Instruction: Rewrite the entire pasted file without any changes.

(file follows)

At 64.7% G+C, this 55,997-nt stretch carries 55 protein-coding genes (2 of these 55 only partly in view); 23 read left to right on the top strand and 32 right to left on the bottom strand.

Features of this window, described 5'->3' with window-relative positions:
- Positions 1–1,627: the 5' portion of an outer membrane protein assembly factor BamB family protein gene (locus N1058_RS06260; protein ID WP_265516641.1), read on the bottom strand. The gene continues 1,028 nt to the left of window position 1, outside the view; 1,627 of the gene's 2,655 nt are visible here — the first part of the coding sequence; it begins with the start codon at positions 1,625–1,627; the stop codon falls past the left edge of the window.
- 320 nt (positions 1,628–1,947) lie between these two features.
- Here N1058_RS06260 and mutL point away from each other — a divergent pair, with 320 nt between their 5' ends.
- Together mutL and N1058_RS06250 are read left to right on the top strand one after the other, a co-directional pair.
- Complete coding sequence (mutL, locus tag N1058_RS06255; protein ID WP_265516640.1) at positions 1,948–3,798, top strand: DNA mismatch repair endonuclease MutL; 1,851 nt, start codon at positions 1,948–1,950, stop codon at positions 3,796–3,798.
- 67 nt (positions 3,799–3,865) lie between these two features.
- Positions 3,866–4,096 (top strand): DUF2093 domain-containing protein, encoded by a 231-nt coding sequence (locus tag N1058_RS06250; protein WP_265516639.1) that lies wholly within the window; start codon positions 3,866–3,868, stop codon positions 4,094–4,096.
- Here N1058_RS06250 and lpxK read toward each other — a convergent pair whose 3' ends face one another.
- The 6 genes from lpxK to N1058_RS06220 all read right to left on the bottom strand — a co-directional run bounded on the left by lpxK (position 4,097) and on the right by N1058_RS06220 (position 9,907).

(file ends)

At 64.7% G+C, this 55,997-nt stretch carries 55 protein-coding genes (2 of these 55 only partly in view); 23 read left to right on the top strand and 32 right to left on the bottom strand.

Features of this window, described 5'->3' with window-relative positions:
- Positions 1–1,627: the 5' portion of an outer membrane protein assembly factor BamB family protein gene (locus N1058_RS06260; protein ID WP_265516641.1), read on the bottom strand. The gene continues 1,028 nt to the left of window position 1, outside the view; 1,627 of the gene's 2,655 nt are visible here — the first part of the coding sequence; it begins with the start codon at positions 1,625–1,627; the stop codon falls past the left edge of the window.
- 320 nt (positions 1,628–1,947) lie between these two features.
- Here N1058_RS06260 and mutL point away from each other — a divergent pair, with 320 nt between their 5' ends.
- Together mutL and N1058_RS06250 are read left to right on the top strand one after the other, a co-directional pair.
- Complete coding sequence (mutL, locus tag N1058_RS06255; protein ID WP_265516640.1) at positions 1,948–3,798, top strand: DNA mismatch repair endonuclease MutL; 1,851 nt, start codon at positions 1,948–1,950, stop codon at positions 3,796–3,798.
- 67 nt (positions 3,799–3,865) lie between these two features.
- Positions 3,866–4,096 (top strand): DUF2093 domain-containing protein, encoded by a 231-nt coding sequence (locus tag N1058_RS06250; protein WP_265516639.1) that lies wholly within the window; start codon positions 3,866–3,868, stop codon positions 4,094–4,096.
- Here N1058_RS06250 and lpxK read toward each other — a convergent pair whose 3' ends face one another.
- The 6 genes from lpxK to N1058_RS06220 all read right to left on the bottom strand — a co-directional run bounded on the left by lpxK (position 4,097) and on the right by N1058_RS06220 (position 9,907).